Unfortunately, these compulsive shopping binges can lead to a vicious cycle of addiction. For example, someone caught in active shopping addiction may feel overwhelmed by the cost-of-living crisis, overcome by intense regret or guilt about their uncontrollable spending. Unable to adequately manage these thoughts, they can slip back to destructive habits to distract themselves from the issue, shopping in greater volumes and accumulating more debt in the process. These hefty bills and debts will then lead these individuals to become more stressed, thus repeating the cycle of shopping addiction.

For addictive shoppers, keeping up such expensive spending habits can bring an array of untold consequences if these behaviours are left unmanaged. Some individuals may be left so defeated by debt that they are unable to pay their bills, with credit card charges mounting and pressures rising along with the cost-of-living crisis. More than just money, shopping addiction also has the potential to fracture relationships and leave loved ones frustrated and fearful, especially if financial pressures are also beginning to affect their assets as well.

It is often difficult for people to understand that a condition like shopping addiction can impact any of us at any time; that there are no set criteria for this compulsion and that it is more common than you might think. For instance, some of the more relatable traits associated with shopping addiction include:

  • Making unnecessary purchases, just to leave them unused or gathering dust around the home.
  • Believing that obtaining a certain item is going to improve your life in some way or make you a better person.
  • Turning to casual shopping to destress after a long or difficult day.

Can I break the dangerous cycle of compulsive shopping?

If you have found that the weight of shopping addiction is beginning to take its toll, remember that there is a way out, and you do not have to let this compulsion consume another moment of your life. Below, we provide some tips which can help to keep your spending habits under control.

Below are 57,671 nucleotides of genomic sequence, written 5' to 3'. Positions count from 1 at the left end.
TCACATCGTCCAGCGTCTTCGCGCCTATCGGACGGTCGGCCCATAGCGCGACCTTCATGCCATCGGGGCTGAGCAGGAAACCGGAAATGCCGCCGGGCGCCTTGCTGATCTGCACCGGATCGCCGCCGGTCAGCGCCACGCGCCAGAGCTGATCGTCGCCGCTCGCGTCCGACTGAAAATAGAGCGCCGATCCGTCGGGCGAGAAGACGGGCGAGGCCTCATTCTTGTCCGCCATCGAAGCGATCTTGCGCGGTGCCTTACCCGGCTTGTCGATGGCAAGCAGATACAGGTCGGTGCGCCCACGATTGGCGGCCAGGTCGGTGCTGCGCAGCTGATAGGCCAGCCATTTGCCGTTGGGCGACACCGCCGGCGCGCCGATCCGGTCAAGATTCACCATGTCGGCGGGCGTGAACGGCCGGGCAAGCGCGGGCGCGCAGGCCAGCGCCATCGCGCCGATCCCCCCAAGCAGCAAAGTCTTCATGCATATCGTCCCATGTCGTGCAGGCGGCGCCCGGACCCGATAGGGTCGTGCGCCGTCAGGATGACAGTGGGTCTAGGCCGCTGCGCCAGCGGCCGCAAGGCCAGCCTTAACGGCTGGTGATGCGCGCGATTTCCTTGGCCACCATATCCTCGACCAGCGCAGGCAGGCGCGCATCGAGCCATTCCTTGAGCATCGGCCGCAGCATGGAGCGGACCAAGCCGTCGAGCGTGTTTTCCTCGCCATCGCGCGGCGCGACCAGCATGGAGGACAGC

1. Avoid shopping when you are emotional.
Each of us will have our own reasons for compulsive shopping, and many engage with these behaviours to fill an emotional void. Perhaps you are feeling out of control, anxious, or find it difficult to cope with the rising cost of living and the impact it is having on your life. Whatever the reason, a shopping binge will only exacerbate the problem. Therefore, if you find yourself feeling an intense desire to shop, rather than succumbing to the temptation, instead make a note of some of the emotions you are experiencing. Recognising the triggers to your shopping habits can make all the difference, preventing you from giving in and acting upon these thoughts again.


2. Turn to new hobbies for mental relaxation.
Shopping can often be the result of poor coping strategies, turning to destructive behaviours as an outlet to manage unwanted emotions or feelings. However, by looking into new ways to relieve your mind from these pressures, this can shift your energy to something positive, taking your thoughts to constructive activities. Some relaxing pursuits include:

  • Arts and crafts
  • Meditation
  • Yoga

3. Pay in cash, not credit.
One of the biggest threats for shopping addicts is contactless payments, spending in short bursts without keeping track of spending. With cash, this allows you to track your money more easefully, rather than swiping a card without knowing how much you have spent. In the same way, by destroying your credit card, or putting it somewhere out of reach, this will ensure that you do not spend money that you do not have.

4. Reach out for help.
Sometimes, our problems can be too difficult to manage alone, and there is nothing wrong with that. In fact, reaching out to our support networks can often be the best thing in lightening the burden, sharing our concerns and reaching out to others for guidance.

What next?

At UKAT, we understand just how much of a toll the cost-of-living crisis is taking on local consumers across the UK, especially for those who are also battling these difficulties alongside addiction. In times like these, it is important that you look after yourself, taking measures to protect yourself and your finances during such an unstable time.

If you are battling the urge to compulsively shop, events like Black Friday might seem well worth the risk, with such great prices making it easier than ever to grab a bargain without putting too much strain on your bank account. However, we ask that you take a moment and reflect upon how profitable these consumer holidays can actually be for your mental health. Ask yourself, how much do I truly have to gain from consumer events like this one? And remember, if you do feel the temptation take hold, there is strength to be found in others, and sharing your thoughts with those closest to you about some of your fears can make all the difference.